The Frankfurt Motor Show is just weeks away and preparations have begun at Which? HQ. We’re discussing the cars that will be unveiled and it’s all looking very familiar – electric cars are dominating again.
It would take a catastrophic oversight to go to Frankfurt on September 12 not expecting electric cars and battery-powered concepts to dominate the show. But with very few people even considering buying EVs (electric vehicles), are these really the cars worth showcasing?
Looking at the recent figures for the uptake of the Plug-in Car Grant, the answer is a resounding no. The scheme, which offers £5,000 off the price of electric and plug-in hybrid cars, has attracted frankly pathetic numbers of people willing to make the switch over to battery-powered ‘zero-emissions’ vehicles.
We aren’t willing to adopt EV
According to recent reports, just 680 individuals and businesses have dipped into the £42m pot of cash made available by the Government to tempt us into buying an electric or plug-in car. And the fact is, the majority of UK motorists aren’t likely to go electric anytime soon either, unless there are some real developments in the technology to make these vehicles more practical, affordable and realistic to live with.
Graham Forecast agreed with these sentiments in a previous electric car Conversation, saying:
‘Pure electric cars will never be successful until both the range is significantly increased and recharging can be done quickly at a ‘filling station’. Even those people lucky enough to have a garage where they can install a power point still have to rely on a charging point at their destination. Until that happens only the rich will buy one as a plaything, and they should certainly not be given £5,000 of our money.’
Carmakers have been well aware of the general public’s unwillingness to adopt an EV, but the previous large-scale European car show, the Geneva Motor Show, was still a hotbed of lithium-ion batteries, regenerative brakes and extension cords. And it appears that Frankfurt won’t be too dissimilar. But how intrigued are you about another influx of Duracell-Daimlers and EverReady-Renaults?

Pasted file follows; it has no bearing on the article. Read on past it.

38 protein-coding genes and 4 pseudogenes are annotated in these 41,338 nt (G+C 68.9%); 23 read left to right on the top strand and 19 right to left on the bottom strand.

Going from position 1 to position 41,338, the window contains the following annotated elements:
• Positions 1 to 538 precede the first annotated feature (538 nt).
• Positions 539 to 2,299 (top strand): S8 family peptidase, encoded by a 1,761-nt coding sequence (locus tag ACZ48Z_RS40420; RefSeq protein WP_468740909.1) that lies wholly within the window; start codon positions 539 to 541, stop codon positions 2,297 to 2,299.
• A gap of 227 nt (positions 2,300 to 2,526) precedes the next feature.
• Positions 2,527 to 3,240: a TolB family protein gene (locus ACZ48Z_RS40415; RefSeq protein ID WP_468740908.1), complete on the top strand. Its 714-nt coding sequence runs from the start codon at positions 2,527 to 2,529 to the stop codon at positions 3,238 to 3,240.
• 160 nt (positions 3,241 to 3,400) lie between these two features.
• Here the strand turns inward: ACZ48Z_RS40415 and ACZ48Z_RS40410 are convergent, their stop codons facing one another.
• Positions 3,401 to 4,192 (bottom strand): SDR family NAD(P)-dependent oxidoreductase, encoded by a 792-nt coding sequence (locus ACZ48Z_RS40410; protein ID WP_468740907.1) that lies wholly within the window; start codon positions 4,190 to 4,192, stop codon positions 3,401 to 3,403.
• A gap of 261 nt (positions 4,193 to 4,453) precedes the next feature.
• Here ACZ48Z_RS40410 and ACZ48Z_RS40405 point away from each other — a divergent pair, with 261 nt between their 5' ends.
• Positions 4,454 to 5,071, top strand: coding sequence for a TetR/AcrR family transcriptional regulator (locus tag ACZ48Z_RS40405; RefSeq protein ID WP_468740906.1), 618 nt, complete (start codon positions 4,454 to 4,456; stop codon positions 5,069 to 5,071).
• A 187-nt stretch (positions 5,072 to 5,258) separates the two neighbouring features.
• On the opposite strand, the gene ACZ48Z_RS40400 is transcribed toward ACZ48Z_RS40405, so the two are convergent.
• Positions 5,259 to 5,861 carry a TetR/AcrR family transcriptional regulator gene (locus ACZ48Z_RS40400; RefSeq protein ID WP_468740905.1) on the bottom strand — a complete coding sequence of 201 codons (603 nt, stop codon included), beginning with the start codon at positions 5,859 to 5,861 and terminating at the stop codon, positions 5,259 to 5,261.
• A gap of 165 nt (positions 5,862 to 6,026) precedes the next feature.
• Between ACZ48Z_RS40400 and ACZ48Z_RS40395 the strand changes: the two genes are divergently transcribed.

Let’s focus on cars that people want
What I’m not going to do is articulate the current pitfalls of these cars – the shortcomings of EVs have been painstakingly catalogued by Which? and just about every other motoring-focussed publication. But I will pose this question: are you really bothered about seeing this abundance of new electric cars when, realistically, you’re not going to be convinced to buy one in the near future?
My opinion is that, no matter how a carmaker tries to portray it, electric cars aren’t going to be universal anytime soon, especially not within the next five years. So, once I’ve donned my comfiest shoes, it’ll be the conventionally-powered cars that I’ll be most interested in whilst tearing around Frankfurt.
These are the cars most of us will be buying or looking to buy in the upcoming 48 months, so having a first glance at them is something I’m getting a little excited about already. However, I do fear press conferences and show stands are going to be overwhelmingly electric biased, casting a shadow of unimportance over the cars that will be parked on our streets in 2012.
Which? Car will be bringing you full coverage from the show of all the cars that are important to UK consumers, but, until then, let us know which ones you’d like to see more and less of.